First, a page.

## Monte Carlo simulation on p-values (wonkish)

18 March, 2017 at 16:41 | Posted in Statistics & Econometrics | Leave a commentIn many social sciences p values and null hypothesis significance testing (NHST) are often used to draw far-reaching scientific conclusions – despite the fact that they are as a rule poorly understood and that there exist altenatives that are easier to understand and more informative.

Not the least using confidence intervals (CIs) and effect sizes are to be preferred to the Neyman-Pearson-Fisher mishmash approach that is so often practised by applied researchers.

Running a Monte Carlo simulation with 100 replications of a fictitious sample having N = 20, confidence itervals of 95%, a normally distributed population with a mean = 10 and a standard deviation of 20, taking two-tailed p values on a zero null hypothesis, we get varying CIs (since they are based on varying sample standard deviations), but with a minimum of 3.2 and a maximum of 26.1 we still get a clear picture of what would happen in an infinite limit sequence. On the other hand p values (even though from a purely mathematical statistical sense more or less equivalent to CIs) vary strongly from sample to sample, and jumping around between a minimum of 0.007 and a maximum of 0.999 don’t give you a clue of what will happen in an infinite limit sequence! So, I can’t but agree with Geoff Cummings:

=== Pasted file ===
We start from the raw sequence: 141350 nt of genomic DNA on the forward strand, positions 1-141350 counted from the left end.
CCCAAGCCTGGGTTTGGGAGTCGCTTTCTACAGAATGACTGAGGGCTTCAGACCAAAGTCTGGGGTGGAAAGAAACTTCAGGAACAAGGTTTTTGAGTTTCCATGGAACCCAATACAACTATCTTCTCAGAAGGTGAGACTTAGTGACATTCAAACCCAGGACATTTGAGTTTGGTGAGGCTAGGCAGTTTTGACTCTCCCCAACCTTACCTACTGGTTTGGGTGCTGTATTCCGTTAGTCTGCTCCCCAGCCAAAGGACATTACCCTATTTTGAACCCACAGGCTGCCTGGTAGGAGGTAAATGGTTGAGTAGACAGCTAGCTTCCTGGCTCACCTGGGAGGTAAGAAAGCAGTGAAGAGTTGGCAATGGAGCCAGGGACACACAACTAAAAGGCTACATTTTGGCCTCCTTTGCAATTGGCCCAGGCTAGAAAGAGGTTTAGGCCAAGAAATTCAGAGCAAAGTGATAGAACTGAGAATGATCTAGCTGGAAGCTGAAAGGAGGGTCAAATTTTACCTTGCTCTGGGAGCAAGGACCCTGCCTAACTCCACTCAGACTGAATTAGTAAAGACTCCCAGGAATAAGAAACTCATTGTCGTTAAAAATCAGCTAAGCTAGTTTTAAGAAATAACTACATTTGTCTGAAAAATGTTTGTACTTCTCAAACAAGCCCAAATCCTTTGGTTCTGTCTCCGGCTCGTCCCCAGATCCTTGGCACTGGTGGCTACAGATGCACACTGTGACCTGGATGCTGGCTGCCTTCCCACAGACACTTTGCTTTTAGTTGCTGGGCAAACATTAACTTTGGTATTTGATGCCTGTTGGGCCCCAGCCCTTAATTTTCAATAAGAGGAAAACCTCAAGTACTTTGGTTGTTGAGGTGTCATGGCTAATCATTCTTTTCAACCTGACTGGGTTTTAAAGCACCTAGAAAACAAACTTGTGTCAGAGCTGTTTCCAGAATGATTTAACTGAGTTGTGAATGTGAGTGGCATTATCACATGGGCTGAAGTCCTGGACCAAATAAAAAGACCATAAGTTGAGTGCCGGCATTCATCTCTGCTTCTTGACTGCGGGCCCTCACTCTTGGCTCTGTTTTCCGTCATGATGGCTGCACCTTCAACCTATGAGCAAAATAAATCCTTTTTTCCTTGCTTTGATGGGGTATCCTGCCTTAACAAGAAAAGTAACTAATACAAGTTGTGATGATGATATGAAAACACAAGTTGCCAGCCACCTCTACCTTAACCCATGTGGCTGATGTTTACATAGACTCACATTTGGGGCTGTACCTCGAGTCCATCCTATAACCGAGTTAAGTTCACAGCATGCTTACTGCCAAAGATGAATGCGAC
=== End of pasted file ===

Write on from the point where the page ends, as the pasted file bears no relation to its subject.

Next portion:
The problems are so severe we need to shift as much as possible from NHST … The first shift should be to estimation: report and interpret effect sizes and CIs … I suggest p should be given only a marginal role, its problem explained, and it should be interpreted primarily as an indicator of where the 95% CI falls in relation to a null hypothesised value.

In case you want to do your own Monte Carlo simulation, here’s an example I’ve made using Gretl:

nulldata 20

loop 100 –progressive

series y = normal(10,15)

scalar zs = (10-mean(y))/sd(y)

scalar df = $nobs-1

scalar ybar=mean(y)

scalar ysd= sd(y)

scalar ybarsd=ysd/sqrt($nobs)

scalar tstat = (ybar-10)/ybarsd

pvalue t df tstat

scalar lowb = mean(y) – critical(t,df,0.025)*ybarsd

scalar uppb = mean(y) + critical(t,df,0.025)*ybarsd

scalar pval = pvalue(t,df,tstat)

store E:\pvalcoeff.gdt lowb uppb pval

endloop

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